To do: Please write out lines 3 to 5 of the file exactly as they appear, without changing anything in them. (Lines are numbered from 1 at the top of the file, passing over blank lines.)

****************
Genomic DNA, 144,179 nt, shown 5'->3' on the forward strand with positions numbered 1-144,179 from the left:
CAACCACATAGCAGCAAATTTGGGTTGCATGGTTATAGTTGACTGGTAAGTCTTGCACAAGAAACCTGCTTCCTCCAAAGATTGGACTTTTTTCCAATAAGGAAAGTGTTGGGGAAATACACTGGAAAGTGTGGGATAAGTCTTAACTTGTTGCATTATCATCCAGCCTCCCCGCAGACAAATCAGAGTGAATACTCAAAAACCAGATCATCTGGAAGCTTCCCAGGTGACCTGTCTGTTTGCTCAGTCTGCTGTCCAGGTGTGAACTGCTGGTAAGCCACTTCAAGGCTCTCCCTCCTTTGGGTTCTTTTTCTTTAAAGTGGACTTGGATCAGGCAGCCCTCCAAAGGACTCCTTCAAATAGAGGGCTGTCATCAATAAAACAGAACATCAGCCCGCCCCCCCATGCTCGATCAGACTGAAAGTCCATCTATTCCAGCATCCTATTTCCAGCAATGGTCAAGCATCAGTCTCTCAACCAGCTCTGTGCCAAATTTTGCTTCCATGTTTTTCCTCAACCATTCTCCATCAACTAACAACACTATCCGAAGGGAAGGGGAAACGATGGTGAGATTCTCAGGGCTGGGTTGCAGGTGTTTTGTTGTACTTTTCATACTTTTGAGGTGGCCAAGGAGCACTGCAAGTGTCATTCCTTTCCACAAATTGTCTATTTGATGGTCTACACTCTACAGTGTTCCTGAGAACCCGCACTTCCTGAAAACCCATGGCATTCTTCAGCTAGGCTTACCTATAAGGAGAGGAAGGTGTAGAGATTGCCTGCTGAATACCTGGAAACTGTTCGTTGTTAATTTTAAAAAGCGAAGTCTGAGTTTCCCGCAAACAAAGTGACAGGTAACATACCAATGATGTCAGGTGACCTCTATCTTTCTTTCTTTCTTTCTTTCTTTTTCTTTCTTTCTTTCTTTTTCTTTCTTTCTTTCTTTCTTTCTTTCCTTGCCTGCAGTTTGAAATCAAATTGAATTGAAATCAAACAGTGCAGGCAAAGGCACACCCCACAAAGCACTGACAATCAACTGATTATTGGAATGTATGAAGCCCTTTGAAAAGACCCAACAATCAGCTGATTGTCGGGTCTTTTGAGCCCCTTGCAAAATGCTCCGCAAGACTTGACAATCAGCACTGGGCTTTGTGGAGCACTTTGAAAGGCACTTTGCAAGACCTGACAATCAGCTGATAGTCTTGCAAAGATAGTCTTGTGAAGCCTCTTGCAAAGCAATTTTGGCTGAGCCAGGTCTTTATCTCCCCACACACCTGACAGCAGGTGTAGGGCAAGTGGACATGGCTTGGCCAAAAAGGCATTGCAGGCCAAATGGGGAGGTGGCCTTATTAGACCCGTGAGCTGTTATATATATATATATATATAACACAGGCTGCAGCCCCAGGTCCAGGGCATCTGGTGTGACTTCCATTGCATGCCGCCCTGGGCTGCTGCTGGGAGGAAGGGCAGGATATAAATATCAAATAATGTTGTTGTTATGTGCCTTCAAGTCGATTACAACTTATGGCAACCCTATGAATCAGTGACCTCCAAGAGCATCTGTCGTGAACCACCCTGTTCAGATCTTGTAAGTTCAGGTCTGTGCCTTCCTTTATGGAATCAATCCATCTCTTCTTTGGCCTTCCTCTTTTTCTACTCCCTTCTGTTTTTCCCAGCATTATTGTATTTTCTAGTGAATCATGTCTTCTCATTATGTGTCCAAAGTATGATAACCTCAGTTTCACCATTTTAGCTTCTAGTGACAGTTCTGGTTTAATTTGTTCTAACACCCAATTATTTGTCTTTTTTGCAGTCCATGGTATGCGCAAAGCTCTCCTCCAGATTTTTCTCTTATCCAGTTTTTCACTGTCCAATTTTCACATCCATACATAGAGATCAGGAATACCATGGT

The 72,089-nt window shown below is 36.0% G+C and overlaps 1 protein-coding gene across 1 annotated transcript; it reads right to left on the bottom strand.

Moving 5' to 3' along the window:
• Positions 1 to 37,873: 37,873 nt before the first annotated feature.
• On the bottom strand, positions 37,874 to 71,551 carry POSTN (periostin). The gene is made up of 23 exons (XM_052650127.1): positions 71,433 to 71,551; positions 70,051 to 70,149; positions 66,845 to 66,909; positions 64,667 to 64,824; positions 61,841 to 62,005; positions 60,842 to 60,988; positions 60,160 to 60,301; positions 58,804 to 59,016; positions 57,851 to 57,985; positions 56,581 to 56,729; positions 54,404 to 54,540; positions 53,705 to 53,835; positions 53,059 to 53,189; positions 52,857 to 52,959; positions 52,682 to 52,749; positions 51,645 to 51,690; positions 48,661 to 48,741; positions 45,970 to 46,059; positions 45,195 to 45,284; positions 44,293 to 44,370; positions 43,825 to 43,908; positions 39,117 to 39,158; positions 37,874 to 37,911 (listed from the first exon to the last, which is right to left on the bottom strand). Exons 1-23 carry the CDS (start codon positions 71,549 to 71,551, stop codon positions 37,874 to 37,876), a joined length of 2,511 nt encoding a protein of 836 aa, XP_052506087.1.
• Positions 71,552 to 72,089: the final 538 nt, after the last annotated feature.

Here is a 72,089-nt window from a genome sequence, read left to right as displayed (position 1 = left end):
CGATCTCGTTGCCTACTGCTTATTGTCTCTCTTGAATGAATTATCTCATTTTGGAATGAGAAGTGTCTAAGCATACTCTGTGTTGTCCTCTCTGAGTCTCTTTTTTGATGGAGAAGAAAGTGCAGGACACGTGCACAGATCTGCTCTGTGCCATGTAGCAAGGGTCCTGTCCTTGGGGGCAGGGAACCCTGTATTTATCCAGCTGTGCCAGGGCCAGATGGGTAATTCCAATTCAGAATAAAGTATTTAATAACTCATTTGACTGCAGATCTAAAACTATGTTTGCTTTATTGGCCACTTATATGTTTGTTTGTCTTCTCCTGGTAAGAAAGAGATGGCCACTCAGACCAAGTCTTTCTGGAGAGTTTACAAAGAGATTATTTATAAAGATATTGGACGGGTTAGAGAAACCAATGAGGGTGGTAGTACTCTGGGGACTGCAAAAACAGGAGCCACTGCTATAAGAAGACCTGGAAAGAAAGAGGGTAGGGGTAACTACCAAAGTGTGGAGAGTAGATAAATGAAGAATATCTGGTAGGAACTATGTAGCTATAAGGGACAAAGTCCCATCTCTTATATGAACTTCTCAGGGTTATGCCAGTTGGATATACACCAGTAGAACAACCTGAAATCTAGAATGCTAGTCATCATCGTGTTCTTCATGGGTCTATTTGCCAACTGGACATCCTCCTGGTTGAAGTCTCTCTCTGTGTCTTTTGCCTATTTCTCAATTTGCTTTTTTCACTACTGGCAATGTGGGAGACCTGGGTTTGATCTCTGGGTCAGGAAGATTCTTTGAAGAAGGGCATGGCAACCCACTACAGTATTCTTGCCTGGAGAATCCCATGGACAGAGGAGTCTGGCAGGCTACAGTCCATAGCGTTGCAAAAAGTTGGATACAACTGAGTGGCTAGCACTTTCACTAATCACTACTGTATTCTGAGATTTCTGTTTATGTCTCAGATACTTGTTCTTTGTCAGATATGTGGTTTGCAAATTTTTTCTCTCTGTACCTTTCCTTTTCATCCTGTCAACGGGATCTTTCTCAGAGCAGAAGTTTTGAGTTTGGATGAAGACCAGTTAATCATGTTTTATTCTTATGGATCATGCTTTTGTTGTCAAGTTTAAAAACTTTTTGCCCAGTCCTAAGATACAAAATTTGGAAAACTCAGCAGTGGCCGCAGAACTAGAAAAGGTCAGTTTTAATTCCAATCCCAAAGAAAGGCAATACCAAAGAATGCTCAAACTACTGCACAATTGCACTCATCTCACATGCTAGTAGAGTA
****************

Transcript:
The 72,089-nt window shown below is 36.0% G+C and overlaps 1 protein-coding gene across 1 annotated transcript; it reads right to left on the bottom strand.

Moving 5' to 3' along the window:
• Positions 1 to 37,873: 37,873 nt before the first annotated feature.